Before 30. After 30. Part 7
People’s opinions don’t turn you into anything. It’s what you do that does it.

Before 30. After 30. Part 8

[ 2 min read ]

Am I saying 20s are unimportant? No. I’m saying that 20s are important, and that 30s are important, and 40s, and 50s, and 60s, and 70s, and 80s, and 90s.

I loathe any message to people which says that our 20s is the most important decade of our lives, that our 20s are the foundation of an adult life, that our 20s are the defining decade of our lives, that we’re deciding our lives in our 20s.

I loathe this message, because I don’t agree that it helps people in life.

And I don’t think the message is true. It’s only a belief. A conviction in people. A conviction which starts very early. A conviction which is commonplace and infectious (the most infectious ideas and beliefs are those which the greatest number of people hold on to — so many people can’t be wrong, can they?). A conviction which forms in people’s heads because of a certain dogma to which they subscribed.

Any conviction quickly turns into a thing we need to defend. Or it is that thing from the get-go. So what happens after it became your conviction? You will look for anything which confirms the validity of this conviction, and dismiss the rest. That’s why we often have such a hard time changing our beliefs or convictions. After we’d already bought into some kind of dogma we do our best to hold on to it. We don’t want to find out that it’s crap.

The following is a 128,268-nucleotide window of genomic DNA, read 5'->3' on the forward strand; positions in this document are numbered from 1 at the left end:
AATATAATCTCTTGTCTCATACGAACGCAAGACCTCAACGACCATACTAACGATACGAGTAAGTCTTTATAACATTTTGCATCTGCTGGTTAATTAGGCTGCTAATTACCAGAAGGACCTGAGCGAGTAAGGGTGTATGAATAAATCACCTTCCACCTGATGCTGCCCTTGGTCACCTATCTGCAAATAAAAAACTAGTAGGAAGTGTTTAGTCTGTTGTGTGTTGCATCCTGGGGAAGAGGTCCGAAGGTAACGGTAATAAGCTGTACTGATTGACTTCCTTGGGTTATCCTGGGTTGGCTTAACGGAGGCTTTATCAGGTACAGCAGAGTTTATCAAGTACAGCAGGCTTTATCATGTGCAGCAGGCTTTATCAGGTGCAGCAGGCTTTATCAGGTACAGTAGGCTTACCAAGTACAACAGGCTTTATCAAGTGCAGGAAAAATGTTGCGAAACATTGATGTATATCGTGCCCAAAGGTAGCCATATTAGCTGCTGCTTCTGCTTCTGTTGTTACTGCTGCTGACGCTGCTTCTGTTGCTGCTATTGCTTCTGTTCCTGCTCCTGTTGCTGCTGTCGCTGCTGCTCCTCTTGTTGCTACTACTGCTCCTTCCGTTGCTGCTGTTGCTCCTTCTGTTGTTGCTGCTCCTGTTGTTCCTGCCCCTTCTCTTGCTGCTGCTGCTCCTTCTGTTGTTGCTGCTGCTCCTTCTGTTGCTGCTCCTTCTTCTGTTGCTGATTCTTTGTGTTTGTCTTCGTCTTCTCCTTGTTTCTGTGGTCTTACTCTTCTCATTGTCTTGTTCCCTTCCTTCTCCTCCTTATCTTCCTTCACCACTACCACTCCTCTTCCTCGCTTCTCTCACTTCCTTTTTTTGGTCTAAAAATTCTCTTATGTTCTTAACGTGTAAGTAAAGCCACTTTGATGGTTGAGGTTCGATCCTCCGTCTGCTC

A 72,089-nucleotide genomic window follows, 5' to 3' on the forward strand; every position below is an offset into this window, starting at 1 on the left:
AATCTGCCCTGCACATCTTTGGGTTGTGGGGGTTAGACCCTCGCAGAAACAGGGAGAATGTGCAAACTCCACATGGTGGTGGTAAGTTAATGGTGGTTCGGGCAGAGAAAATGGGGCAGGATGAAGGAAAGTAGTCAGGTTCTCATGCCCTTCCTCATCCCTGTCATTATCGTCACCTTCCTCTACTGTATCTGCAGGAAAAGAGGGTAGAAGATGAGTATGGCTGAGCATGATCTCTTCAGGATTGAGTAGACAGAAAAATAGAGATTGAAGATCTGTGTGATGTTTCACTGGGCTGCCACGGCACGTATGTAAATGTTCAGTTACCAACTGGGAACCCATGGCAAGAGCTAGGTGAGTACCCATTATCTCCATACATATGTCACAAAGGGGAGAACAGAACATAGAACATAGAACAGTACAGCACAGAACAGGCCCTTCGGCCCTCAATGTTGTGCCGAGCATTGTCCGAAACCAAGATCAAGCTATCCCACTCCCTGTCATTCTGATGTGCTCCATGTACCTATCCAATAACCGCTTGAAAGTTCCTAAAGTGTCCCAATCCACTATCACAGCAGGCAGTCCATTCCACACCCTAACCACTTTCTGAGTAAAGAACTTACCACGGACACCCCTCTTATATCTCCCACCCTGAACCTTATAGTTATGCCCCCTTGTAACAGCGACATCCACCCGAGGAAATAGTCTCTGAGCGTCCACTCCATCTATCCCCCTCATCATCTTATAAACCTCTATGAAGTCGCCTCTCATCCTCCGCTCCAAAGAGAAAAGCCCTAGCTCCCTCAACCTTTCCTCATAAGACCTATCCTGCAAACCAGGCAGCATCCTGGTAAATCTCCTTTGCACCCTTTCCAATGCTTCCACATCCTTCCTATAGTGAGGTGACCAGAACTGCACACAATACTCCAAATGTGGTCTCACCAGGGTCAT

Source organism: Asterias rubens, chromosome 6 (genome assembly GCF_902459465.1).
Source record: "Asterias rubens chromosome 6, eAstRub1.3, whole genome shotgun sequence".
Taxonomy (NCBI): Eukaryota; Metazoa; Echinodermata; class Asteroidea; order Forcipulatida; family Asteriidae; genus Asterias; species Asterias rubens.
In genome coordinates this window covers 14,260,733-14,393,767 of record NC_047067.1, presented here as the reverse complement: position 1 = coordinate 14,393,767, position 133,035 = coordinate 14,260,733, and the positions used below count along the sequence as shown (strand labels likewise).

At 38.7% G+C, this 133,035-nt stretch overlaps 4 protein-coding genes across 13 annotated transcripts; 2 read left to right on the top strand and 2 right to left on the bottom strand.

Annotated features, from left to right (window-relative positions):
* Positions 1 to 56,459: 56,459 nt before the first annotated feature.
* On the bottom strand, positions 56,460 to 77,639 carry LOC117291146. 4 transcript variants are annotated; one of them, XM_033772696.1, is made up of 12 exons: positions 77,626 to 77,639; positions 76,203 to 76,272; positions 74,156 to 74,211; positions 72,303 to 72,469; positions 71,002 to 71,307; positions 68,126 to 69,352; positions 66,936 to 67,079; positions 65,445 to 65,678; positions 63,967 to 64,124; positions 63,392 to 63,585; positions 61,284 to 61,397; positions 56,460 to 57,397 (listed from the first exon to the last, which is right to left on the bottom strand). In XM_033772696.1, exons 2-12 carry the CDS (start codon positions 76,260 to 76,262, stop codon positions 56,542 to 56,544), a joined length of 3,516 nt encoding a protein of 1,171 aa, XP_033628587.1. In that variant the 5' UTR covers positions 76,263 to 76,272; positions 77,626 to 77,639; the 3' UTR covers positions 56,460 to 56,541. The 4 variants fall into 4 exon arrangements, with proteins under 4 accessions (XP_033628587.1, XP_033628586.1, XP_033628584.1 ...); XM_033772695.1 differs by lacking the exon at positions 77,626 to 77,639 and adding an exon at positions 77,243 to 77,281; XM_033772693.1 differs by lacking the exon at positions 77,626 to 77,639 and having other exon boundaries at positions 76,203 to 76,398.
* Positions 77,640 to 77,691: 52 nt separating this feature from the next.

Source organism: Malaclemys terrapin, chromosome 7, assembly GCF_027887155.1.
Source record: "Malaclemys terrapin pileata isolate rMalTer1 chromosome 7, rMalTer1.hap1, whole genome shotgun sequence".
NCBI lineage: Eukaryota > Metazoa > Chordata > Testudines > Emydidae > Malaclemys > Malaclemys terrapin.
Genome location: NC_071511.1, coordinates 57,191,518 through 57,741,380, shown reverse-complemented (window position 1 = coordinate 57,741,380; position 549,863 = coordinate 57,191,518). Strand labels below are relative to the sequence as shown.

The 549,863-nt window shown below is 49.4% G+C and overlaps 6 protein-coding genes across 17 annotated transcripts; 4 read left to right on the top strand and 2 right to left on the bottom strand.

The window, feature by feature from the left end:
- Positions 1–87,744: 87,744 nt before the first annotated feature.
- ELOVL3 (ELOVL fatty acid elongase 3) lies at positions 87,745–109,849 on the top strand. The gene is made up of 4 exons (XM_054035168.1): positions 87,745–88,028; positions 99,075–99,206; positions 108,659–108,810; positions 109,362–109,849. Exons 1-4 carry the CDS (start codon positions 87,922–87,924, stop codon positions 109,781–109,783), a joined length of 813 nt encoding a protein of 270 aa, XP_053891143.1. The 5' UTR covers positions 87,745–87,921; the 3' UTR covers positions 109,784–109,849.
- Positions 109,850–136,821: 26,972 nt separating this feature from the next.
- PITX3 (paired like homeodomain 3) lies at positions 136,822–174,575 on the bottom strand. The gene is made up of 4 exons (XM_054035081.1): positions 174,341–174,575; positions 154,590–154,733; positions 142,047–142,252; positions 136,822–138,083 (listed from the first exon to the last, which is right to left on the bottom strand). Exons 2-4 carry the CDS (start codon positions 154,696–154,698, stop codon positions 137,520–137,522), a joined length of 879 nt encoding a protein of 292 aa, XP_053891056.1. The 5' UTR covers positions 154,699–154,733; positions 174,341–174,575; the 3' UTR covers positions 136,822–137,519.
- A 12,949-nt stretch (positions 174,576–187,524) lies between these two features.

Our beliefs and convictions are the things from which our actions stem. We take certain actions only when we believe that they make sense. When we think that something doesn’t make sense we don’t do it. This mechanism is very simple.

So when I believe that my 20s is the most important decade of my life, that my 20s are the foundation of an adult life, that my 20s are the defining decade of my life, that I’m deciding my life in my 20s (or that I did it, say, 20 years ago), what are the chances that I will want to take any corrective measures? They’re nonexistent, practically speaking.

If I believe that I could have done certain things for my life (for a better life, for a life that I want) only in my 20s, ie. 20 years ago, what is my motivation to try to take the bull by the horns now? There is no motivation. The only thing I as a person who bought into this idea that we decide our lives in our 20s will have is the regret that I didn’t do something in my 20s. Which is a fucked-up approach to life, to say the least.